A Wrongful Act May Be Both a Crime and a Tort

Mar 23

A crime occurs when a person violates the law for which he or she faces criminal consequences. An example would be someone driving under the influence of alcohol above the legal limit (DUI) regardless of whether they cause a car accident. A tort, on the other hand, is a “wrong” or “wrongful conduct” for which those wronged seek legal remedy in civil court. An example would be committing a homicide which gives ground for a wrongful death lawsuit. 

If you believe you might have an injury case when someone committed a wrongful act, speak with an injury attorney right away. 

Similarities and Differences Between Criminal and Civil Wrongs

In both criminal and civil cases, the person held to account for their criminal conduct in a criminal case or wrongdoing in a civil case is known as the “defendant,” and the person seeking to hold them accountable is either a prosecutor in a criminal case or a “plaintiff” in a civil case. 

In both cases, the defendant has done something bad for which the law provides that they pay a price in the form of criminal penalties or paying money to a plaintiff in a civil case.

However, there are situations where an act or omission can be both a criminal offense and grounds for a civil tort. For example, in the DUI example above, the driver could be charged for DUI and face criminal consequences, but they can also face a civil lawsuit from the family of the deceased for wrongful death.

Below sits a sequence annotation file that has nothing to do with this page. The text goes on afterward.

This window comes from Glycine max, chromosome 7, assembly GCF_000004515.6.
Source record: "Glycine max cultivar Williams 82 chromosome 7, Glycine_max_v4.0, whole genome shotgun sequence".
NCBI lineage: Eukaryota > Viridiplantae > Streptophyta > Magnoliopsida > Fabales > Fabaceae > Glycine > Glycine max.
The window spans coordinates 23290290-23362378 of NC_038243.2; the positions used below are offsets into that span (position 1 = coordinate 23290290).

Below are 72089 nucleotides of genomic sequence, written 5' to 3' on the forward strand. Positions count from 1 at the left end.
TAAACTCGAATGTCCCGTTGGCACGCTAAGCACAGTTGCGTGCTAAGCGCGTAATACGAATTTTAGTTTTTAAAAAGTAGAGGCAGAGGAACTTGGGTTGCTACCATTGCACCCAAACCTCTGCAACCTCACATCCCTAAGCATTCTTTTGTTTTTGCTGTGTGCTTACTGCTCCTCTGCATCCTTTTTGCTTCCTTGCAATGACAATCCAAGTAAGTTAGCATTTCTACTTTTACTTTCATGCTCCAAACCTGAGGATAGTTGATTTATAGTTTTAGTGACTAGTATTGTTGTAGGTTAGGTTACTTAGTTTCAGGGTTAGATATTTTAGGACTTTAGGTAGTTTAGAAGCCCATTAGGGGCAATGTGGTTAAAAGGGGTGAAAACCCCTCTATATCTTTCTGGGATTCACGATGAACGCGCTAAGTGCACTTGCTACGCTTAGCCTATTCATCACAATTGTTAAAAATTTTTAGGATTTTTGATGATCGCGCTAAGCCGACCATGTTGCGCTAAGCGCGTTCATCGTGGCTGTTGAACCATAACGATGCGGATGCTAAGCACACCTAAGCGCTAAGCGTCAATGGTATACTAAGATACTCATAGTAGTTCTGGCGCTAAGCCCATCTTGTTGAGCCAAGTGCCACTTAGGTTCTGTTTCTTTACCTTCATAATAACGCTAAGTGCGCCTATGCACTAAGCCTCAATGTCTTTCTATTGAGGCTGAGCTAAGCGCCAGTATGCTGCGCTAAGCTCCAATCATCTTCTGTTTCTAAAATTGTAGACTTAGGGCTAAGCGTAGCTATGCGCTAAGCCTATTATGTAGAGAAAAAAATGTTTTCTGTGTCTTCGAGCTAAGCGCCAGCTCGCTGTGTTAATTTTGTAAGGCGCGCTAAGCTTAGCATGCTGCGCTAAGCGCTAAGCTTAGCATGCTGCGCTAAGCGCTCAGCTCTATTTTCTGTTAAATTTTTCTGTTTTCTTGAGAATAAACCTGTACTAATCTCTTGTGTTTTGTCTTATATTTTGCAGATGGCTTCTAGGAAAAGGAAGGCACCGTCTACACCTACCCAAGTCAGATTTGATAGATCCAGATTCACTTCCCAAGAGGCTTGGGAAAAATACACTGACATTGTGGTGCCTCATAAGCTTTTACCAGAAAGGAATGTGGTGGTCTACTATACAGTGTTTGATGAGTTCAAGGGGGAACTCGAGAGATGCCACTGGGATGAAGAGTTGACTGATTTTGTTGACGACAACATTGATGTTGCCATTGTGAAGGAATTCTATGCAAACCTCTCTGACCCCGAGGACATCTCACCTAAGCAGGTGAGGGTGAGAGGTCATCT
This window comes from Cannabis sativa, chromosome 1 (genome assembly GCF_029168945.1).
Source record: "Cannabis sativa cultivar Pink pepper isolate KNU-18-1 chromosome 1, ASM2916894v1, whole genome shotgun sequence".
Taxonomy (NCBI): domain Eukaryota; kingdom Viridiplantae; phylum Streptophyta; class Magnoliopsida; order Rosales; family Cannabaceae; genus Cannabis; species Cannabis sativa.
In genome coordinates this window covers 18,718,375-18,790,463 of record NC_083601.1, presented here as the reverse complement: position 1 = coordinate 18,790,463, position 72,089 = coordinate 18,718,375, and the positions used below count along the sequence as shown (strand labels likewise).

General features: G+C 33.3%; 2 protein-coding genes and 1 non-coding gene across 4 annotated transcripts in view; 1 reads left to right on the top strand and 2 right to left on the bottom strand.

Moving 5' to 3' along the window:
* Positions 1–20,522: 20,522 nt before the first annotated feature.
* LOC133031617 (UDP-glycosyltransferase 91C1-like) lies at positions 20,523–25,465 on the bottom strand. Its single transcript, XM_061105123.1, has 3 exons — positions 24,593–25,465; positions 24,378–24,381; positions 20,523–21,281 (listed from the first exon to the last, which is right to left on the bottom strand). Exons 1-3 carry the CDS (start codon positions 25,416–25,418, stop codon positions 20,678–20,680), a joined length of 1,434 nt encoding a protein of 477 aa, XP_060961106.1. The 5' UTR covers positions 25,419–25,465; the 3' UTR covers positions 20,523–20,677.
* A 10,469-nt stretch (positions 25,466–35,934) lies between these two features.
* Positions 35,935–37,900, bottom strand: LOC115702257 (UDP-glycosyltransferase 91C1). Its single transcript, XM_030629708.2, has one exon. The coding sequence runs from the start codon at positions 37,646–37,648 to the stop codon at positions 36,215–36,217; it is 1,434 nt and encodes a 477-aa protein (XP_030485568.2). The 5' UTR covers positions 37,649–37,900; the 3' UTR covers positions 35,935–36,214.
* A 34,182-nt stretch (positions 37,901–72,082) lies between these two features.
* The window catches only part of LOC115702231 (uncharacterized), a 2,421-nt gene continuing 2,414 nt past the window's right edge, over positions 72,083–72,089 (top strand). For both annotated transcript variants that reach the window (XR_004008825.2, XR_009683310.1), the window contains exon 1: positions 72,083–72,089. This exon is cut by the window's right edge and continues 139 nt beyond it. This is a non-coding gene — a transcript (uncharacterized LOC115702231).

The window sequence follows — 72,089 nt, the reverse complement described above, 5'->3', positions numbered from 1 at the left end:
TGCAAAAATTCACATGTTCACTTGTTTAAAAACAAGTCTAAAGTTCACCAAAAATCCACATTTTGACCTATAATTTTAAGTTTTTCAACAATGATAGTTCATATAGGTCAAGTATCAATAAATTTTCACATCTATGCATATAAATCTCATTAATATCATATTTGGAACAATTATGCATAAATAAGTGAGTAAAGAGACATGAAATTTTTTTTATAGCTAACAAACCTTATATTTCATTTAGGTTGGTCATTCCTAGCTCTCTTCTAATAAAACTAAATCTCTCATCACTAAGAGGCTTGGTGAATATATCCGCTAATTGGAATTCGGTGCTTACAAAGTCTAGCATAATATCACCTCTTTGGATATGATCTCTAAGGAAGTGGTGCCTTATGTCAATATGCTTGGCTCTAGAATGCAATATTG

An important difference between a criminal case and a tort is how they are proven in court.

Burden of Proof in Civil vs. Criminal Actions

Both criminal law and civil law have placed the burden of proof on the prosecutor in a criminal case or the plaintiff in a civil tort case. In a criminal case, the prosecutor is required to prove beyond reasonable doubt that the defendant has committed the crime. In a civil case, the burden is less: the plaintiff need only prove their case by a “preponderance of the evidence,” which generally means that the defendant is more likely liable than not. 

Further,  the defendant’s state of mind is critical in the criminal case, but not as critical in the civil tort case. This is because to be convicted in most crimes, the prosecutor must show evidence the defendant committed the crime intentionally or recklessly. 

On the other hand, a person can be held liable in a civil tort with a less culpable mind. For example, if you negligently back up your vehicle and hit another car, that is not a crime, but the person you hit can bring a civil tort case against you in civil court.

Let an Indiana Personal Injury Lawyer Help You

If you suffered injuries or lost a loved one, and you wish to pursue a personal injury or wrongful death action, then please contact the office of Blackburn Romey today for a confidential consultation. We are ready to help.

Tom Blackburn

Blackburn Romey founding partner Tom Blackburn graduated with honors receiving a degree from Indiana University at the Robert H. McKinney School of Law. Initiating his legal career in 1977, he has been active in practicing law and currently serves as a member of the Indiana State Bar Association on the Ethics and Advertising Committees, the American Bar Association, the American Association for Justice, as a board member at the Indiana Trial Lawyers Association, and as an appointed member of the Executive Committee for the State of Indiana for the National Trial Lawyers Association.

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